It has been known for a while now that edible mushrooms are nutritious and particularly rich in antioxidants. But researchers are now interested in their beneficial effects on the brain.
These are neither vegetables nor plants: mushrooms are a category apart, called "fungal". They would contain a large amount of dietary fiber, antioxidants and proteins, as well as vitamins and minerals, whether grown or wild. Highly appreciated in the world's cuisine, they still have not given us all their secrets ... Indeed, researchers at the National University of Singapore have discovered that incorporating mushrooms into our diet - even in small portions - would decrease risk of mild cognitive impairment (MCI).
MCI is characterized by mild memory disorders and language and orientation issues. If this disorder is only slightly handicapping, it is often a forerunner of Alzheimer's disease. To prove that fungi would preserve mild cognitive impairment, the researchers conducted a new study in Singapore for 6 years. Their conclusions were published in the Journal of Alzheimer's Disease.
The risks of cognitive decline divided by two
Conducted from 2011 to 2017, the study included 663 participants aged 60 and over. The researchers focused on eating some of the most common fungi eaten in Singapore: golden mushrooms, Oyster mushrooms, shiitake mushrooms, white mushrooms, dried mushrooms and canned mushrooms.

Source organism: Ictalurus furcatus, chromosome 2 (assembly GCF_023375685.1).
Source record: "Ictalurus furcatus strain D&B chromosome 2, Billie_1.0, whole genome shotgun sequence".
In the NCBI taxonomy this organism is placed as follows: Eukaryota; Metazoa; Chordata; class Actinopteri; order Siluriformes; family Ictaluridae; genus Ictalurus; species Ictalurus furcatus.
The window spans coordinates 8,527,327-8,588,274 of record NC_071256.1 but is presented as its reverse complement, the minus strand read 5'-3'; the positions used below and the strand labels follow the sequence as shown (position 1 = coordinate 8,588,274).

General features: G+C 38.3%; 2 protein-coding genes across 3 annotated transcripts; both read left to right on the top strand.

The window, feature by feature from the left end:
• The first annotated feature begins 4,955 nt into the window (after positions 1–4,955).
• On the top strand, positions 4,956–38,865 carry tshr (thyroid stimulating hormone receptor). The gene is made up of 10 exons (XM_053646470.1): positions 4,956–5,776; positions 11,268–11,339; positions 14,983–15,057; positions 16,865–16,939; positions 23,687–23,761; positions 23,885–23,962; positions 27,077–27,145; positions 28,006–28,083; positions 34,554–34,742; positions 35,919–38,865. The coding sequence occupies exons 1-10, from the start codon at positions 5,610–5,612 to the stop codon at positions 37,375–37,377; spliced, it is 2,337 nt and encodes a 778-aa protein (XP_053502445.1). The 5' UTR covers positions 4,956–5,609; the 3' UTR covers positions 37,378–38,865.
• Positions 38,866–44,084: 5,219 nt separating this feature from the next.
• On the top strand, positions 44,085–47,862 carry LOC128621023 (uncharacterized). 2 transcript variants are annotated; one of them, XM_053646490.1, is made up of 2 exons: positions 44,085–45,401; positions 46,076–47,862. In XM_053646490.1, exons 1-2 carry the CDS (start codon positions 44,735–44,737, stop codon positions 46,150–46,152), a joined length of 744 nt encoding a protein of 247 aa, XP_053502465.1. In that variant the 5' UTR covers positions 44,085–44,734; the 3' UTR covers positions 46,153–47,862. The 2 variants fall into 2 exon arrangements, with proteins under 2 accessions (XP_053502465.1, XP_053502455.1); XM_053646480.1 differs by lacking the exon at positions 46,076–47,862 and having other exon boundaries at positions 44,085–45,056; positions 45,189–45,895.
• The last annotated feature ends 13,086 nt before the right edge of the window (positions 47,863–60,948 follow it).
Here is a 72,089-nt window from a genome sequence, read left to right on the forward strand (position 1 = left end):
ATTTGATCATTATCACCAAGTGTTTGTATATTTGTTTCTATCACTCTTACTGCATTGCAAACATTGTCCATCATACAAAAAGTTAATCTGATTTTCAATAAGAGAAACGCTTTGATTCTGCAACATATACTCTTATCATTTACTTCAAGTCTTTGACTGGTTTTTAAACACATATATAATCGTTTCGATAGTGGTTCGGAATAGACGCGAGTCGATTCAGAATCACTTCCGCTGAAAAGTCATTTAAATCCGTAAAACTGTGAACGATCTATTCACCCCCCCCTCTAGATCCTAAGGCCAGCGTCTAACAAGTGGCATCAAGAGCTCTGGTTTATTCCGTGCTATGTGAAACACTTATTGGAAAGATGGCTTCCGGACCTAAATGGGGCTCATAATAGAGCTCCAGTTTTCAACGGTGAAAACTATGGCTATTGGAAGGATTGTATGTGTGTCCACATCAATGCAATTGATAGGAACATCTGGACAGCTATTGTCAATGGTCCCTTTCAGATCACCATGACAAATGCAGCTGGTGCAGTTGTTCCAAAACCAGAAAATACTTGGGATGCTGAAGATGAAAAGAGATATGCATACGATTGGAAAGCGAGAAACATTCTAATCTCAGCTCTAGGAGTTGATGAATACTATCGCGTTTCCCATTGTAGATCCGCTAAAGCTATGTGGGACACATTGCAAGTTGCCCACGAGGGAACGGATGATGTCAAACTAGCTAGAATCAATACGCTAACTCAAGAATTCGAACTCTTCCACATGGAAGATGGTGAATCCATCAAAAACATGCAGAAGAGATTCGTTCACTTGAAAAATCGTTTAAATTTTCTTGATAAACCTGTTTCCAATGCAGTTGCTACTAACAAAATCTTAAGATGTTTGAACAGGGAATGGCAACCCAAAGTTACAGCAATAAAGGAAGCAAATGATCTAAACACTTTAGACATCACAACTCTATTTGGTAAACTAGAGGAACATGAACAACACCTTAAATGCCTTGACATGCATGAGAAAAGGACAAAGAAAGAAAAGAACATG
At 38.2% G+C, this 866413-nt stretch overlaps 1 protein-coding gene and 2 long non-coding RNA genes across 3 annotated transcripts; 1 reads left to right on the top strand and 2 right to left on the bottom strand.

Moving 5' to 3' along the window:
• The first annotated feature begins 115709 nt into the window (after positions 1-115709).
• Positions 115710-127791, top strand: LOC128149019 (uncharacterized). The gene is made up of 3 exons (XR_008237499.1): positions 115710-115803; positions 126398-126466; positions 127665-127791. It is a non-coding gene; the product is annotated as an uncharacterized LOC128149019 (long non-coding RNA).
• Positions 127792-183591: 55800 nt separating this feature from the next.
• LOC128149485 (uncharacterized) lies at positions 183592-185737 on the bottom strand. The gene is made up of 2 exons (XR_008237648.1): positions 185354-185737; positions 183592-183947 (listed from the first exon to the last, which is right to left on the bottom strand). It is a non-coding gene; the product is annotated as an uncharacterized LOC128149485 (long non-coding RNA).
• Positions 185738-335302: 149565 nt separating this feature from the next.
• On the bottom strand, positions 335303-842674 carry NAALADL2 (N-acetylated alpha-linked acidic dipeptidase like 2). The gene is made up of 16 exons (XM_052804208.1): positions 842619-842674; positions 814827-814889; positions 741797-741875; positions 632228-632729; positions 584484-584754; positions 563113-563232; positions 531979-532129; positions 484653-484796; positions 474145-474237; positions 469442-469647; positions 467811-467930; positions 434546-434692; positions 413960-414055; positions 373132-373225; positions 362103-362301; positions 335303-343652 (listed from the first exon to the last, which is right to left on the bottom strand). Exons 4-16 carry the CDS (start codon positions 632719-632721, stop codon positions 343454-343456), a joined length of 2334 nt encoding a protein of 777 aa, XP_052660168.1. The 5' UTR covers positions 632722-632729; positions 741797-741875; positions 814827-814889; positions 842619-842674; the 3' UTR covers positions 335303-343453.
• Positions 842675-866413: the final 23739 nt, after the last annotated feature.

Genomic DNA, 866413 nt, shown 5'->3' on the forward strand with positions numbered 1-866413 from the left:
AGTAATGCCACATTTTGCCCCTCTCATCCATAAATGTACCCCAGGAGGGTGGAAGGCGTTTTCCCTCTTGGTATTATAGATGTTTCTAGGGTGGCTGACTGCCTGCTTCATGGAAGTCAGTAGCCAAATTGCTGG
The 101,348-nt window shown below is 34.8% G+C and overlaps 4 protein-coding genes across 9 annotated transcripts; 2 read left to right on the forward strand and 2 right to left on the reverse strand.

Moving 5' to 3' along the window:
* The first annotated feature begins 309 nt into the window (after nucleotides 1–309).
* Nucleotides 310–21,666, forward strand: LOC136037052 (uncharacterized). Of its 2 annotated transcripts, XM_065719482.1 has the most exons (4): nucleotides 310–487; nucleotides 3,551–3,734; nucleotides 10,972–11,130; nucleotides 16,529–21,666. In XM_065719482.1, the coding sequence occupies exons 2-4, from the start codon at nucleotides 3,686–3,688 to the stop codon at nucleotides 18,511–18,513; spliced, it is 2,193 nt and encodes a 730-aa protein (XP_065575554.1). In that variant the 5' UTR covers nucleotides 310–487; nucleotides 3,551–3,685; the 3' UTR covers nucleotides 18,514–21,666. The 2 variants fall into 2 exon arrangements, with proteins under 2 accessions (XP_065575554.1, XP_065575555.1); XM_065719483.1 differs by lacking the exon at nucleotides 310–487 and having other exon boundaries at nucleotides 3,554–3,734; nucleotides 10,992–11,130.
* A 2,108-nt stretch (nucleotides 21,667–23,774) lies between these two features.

The team defined a portion of mushrooms cooked at 150 grams. To evaluate the link between mushroom consumption and risk of MCI, the researchers also measured the cognitive abilities some participants. For this, they relied on standard neuropsychological tests as well as commonly used IQ tests. After analyzing the results, the researchers found that eating more than two servings of cooked mushrooms a week could reduce by half the risk of MCI!
An explanation in the composition of the mushroom
The author of the study, Professor Lei Feng, was himself surprised to have such encouraging results. According to the team of researchers, there could be an explanation in the composition of mushrooms: there are ergothioneine (ET), "an antioxidant and anti-inflammatory unique that humans are unable to synthesize by themselves, "say the researchers.A previous study has already hypothesized that the ET could have a direct effect on the risk of cognitive decline.In a future study, researchers will therefore conduct controlled trials to test the effect of ET on brain health - and particular on the MCI.